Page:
I want to explore the possibility that their deepest guiding impulses don't derive from an intellectual conversion to social constructivist theory, but rather from a profound and rather frantic discontent with the world-view science forces them to confront. Most of the visitors to this site have accepted that view to a great degree, regarding the knowledge of the natural world that science affords and the consistency of its knowable laws as adequate consolation for the eclipse of a vision of the universe as governed by a divine purpose, moral equality, and ultimate justice ... ... I think that the persistent popularity of the notion that science is a historically contingent social construct, a narrative not necessarily superior to other accounts of the world, a kind of cognitive imperialism devised by the western ruling caste to humble and demoralize subaltern cultures, stems not from the philosophical plausibility of social constructivism as such, but rather from the deep discontent with the death of teleology to which I have alluded.
It would be interesting to try to trace out of this line of thinking more generally, although hopefully with not such a polemical aim. For it seems that much of the resistance to the rise of analytic philosophy in the 1960s also stemmed from the desire to retain a central role for philosophy in spiritual and political arenas. If such a pattern could be uncovered through more sustained historical research, we might finally see how misguided some alternative histories of analytic philosophy, like McCumber's, really are.

Wednesday, July 23, 2008

Multiscale Modeling

Most discussions of modeling in the philosophy of science consider the relationship between a single model, picked out by a set of equations, and a physical system. While this is appropriate for many purposes, there are also modeling contexts in which the challenge is to relate several different kinds of models to a system. One such case can be grouped under the heading of 'multiscale modeling'. Multiscale modeling involves considering two or more models that represent a system at different scales. An intuitive example is a model that represents basic particle-to-particle interactions and a continuum model involving larger scale variables for things like pressure and temperature.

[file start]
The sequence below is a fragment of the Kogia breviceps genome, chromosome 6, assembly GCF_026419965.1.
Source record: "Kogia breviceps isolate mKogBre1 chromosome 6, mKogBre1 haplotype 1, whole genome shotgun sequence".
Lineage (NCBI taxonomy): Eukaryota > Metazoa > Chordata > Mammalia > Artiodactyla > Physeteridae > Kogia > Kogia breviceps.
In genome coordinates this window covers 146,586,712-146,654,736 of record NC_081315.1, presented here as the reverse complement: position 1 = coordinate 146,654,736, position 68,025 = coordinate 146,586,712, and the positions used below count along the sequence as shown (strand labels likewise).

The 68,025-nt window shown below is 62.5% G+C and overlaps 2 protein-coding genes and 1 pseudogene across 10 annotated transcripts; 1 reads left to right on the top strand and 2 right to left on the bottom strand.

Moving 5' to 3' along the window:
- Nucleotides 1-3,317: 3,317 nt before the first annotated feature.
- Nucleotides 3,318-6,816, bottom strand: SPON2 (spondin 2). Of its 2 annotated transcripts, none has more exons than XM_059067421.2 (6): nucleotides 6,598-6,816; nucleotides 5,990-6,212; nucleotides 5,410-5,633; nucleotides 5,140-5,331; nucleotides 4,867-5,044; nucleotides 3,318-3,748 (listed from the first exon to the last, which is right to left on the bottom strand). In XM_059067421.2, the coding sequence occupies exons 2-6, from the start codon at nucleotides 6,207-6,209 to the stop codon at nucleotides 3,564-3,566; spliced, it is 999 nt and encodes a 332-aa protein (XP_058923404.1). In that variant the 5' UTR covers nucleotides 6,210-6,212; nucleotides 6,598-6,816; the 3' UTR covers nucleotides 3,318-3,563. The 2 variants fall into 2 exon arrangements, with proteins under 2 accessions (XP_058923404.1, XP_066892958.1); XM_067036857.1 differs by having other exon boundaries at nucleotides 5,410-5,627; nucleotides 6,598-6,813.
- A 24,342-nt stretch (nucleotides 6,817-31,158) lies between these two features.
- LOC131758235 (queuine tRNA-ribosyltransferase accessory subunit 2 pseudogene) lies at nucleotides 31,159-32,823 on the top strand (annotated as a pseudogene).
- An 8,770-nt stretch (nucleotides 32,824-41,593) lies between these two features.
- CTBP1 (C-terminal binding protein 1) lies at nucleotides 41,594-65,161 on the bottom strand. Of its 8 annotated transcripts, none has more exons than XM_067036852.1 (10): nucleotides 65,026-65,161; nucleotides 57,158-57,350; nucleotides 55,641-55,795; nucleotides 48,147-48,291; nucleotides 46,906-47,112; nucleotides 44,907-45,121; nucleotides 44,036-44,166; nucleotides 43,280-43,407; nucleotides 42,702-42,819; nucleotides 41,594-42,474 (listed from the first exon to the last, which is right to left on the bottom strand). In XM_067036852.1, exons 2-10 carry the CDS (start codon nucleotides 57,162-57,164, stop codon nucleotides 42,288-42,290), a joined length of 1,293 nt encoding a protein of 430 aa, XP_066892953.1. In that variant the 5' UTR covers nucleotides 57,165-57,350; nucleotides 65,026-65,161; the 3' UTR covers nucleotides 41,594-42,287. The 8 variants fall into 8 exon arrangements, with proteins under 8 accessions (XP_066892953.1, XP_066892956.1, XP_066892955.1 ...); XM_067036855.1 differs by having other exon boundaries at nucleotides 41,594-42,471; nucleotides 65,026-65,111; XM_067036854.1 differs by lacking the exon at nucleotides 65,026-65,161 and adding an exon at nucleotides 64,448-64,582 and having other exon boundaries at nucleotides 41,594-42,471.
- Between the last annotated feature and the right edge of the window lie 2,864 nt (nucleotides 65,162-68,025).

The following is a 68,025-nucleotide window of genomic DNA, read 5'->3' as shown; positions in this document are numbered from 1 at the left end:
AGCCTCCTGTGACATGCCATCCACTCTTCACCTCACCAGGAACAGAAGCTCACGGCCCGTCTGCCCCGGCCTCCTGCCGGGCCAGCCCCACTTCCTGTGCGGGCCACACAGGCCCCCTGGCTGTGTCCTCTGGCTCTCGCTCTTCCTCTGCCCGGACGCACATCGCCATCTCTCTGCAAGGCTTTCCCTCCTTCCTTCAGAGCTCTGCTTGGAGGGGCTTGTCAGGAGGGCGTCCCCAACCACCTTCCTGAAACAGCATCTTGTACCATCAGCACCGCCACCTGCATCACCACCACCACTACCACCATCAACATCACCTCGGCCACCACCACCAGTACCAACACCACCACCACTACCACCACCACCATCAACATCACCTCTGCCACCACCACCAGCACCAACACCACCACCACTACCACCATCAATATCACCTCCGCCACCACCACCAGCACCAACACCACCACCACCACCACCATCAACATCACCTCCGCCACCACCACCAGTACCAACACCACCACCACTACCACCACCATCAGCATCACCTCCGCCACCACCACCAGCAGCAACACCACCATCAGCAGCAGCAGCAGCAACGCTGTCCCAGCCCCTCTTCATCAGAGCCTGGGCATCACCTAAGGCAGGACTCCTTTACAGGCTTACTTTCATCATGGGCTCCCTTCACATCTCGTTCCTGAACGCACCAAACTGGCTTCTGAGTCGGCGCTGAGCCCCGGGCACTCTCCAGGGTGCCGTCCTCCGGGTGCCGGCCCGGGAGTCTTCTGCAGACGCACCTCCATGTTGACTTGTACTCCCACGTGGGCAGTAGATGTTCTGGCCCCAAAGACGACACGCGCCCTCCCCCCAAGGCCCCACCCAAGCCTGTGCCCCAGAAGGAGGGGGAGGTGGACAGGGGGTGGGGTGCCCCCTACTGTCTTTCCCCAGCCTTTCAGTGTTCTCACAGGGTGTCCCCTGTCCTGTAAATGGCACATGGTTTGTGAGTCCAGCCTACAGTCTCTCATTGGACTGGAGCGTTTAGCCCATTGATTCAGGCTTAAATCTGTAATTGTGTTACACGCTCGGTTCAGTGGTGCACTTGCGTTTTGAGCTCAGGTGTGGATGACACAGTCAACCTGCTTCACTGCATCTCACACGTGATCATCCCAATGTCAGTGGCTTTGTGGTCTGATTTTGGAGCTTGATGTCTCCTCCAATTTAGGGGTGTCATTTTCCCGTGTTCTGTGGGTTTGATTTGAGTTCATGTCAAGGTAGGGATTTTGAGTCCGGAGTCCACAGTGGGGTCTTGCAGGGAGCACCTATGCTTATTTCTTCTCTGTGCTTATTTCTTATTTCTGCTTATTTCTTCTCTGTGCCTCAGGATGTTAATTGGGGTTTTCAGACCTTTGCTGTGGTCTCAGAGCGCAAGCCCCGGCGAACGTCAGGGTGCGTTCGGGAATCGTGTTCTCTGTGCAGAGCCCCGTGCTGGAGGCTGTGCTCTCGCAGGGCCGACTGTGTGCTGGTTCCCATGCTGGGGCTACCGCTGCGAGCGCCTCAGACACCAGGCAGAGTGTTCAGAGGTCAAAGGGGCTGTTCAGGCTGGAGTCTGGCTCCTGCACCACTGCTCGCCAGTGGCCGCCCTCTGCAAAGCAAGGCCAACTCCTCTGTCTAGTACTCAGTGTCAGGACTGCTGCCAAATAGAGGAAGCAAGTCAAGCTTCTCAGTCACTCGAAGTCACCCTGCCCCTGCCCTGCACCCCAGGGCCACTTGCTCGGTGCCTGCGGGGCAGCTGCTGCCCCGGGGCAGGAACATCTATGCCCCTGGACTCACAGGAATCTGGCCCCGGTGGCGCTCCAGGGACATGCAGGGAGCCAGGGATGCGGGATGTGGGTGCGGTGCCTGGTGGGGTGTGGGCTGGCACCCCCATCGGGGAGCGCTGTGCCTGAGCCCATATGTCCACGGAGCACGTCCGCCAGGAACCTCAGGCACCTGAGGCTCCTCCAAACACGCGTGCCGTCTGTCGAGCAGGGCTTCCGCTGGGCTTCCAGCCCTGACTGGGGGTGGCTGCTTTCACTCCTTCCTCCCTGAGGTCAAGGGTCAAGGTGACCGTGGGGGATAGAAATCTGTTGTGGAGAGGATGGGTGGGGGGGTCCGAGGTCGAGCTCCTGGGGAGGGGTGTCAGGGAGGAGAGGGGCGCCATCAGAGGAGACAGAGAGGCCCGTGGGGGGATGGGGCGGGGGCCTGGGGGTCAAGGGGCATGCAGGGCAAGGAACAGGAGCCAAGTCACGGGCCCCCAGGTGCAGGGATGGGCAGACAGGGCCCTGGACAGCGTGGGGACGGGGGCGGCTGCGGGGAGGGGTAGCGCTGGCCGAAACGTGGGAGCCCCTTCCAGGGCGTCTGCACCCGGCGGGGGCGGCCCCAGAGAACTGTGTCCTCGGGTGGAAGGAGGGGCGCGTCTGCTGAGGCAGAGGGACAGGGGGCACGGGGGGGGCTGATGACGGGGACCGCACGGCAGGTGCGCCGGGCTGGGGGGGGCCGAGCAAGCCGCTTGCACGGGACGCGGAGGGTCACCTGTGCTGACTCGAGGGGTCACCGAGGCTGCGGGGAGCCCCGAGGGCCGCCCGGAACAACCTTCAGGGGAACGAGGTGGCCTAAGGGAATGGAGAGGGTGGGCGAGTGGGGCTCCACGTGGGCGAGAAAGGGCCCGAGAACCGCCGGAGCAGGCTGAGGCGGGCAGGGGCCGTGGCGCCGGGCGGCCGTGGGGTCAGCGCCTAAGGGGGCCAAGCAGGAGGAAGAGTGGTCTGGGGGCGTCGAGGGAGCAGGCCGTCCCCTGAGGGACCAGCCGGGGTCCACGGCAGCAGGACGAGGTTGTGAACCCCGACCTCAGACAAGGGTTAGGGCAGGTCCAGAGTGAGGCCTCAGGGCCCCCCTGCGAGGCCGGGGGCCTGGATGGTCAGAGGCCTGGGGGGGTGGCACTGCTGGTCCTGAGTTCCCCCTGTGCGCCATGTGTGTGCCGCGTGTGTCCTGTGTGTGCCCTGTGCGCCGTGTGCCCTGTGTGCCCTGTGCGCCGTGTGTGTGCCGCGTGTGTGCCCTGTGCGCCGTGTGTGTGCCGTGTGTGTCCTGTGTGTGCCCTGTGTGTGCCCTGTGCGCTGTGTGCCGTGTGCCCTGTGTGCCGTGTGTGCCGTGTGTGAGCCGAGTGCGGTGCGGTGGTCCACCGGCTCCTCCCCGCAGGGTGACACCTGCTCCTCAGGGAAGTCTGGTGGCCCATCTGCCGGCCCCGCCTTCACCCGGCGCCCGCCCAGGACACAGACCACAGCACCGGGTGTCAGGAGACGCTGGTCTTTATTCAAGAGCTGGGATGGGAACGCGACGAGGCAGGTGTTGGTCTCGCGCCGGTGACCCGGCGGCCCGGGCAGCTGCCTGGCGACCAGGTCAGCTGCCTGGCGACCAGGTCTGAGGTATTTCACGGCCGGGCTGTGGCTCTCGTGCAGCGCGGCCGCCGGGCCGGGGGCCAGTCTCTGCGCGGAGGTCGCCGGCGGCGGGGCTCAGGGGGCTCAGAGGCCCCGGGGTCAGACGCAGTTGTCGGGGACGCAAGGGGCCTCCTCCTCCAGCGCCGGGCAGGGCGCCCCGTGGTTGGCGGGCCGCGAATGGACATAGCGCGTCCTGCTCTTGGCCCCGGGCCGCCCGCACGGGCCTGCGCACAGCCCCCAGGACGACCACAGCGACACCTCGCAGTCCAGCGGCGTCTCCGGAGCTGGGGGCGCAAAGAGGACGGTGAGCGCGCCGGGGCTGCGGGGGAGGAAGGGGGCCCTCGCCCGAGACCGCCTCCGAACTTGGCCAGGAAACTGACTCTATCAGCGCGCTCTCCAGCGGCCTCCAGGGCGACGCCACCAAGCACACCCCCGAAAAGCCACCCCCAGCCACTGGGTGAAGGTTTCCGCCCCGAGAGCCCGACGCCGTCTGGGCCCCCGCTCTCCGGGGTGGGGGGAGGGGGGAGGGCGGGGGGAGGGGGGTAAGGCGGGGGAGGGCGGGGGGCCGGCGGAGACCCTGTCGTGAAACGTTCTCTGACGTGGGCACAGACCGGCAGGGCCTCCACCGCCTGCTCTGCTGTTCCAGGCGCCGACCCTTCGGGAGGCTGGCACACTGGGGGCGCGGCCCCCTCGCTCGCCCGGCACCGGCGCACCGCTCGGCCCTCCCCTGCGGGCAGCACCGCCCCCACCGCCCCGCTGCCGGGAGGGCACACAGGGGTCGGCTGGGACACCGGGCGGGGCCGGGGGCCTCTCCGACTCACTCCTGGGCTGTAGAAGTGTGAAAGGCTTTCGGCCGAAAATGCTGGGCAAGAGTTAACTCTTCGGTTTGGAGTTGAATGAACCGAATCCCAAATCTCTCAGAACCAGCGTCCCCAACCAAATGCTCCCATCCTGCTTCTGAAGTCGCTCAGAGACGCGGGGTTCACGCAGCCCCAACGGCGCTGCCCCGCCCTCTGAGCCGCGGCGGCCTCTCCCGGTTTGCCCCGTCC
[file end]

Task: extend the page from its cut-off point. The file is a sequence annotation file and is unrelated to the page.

In my own work on multiscale modeling I had always assumed that the larger-scale, macro models would be more accessible, and that the challenge lay in seeing how successful macro models relate to underlying micro models. From this perspective, Batterman's work shows how certain macro models of a system can be vindicated without the need of a micro model for that system.

It seems, though, that applied mathematicians have also developed techniques for working exclusively with a micro model due to the intractable nature of some macro modeling tasks. The recently posted article by E and Vanden-Eijnden, "Some Critical Issues for the 'Equation-free' Approach to Multiscale Modeling", challenges one such technique. As developed by Kevrekidis, Gear, Hummer and others, the equation-free approach aims to model the macro evolution of a system using only the micro model and its equations:
We assume that we do not know how to write simple model equations at the right macroscopic scale for their collective, coarse grained behavior. We will argue that, in many cases, the derivation of macroscopic equations can be circumvented: by using short bursts of appropriately initialized microscopic simulation, one can effectively solve the macroscopic equations without ever writing them down, and build a direct bridge between microscopic simulation and traditional continuum numerical analysis. It is, thus, possible to enable microscopic simulators to directly perform macroscopic systems level tasks (1347).
At an intuitive level, the techniques involve using a sample of microscopic calculations to estimate the development of the system at the macroscopic level. E and Vanden-Eijnden question both the novelty of this approach and its application to simple sorts of problems. One challenge is that the restriction to the micro level may not be any more tractable than a brute force numerical solution to the original macro level problem.

Sunday, July 20, 2008

PSA 2008 Schedule

I just noticed the draft schedule for the 2008 Philosophy of Science Association meeting. A highlight for me is, unsurprisingly, the symposium that I am in on "Applied Mathematics and Philosophy of Science". The session will have papers by Batterman, Psillos and Mark Wilson and myself centered around the theme of the importance of thinking about the contributions that mathematics itself makes to the various aspects of science that philosophers focus on.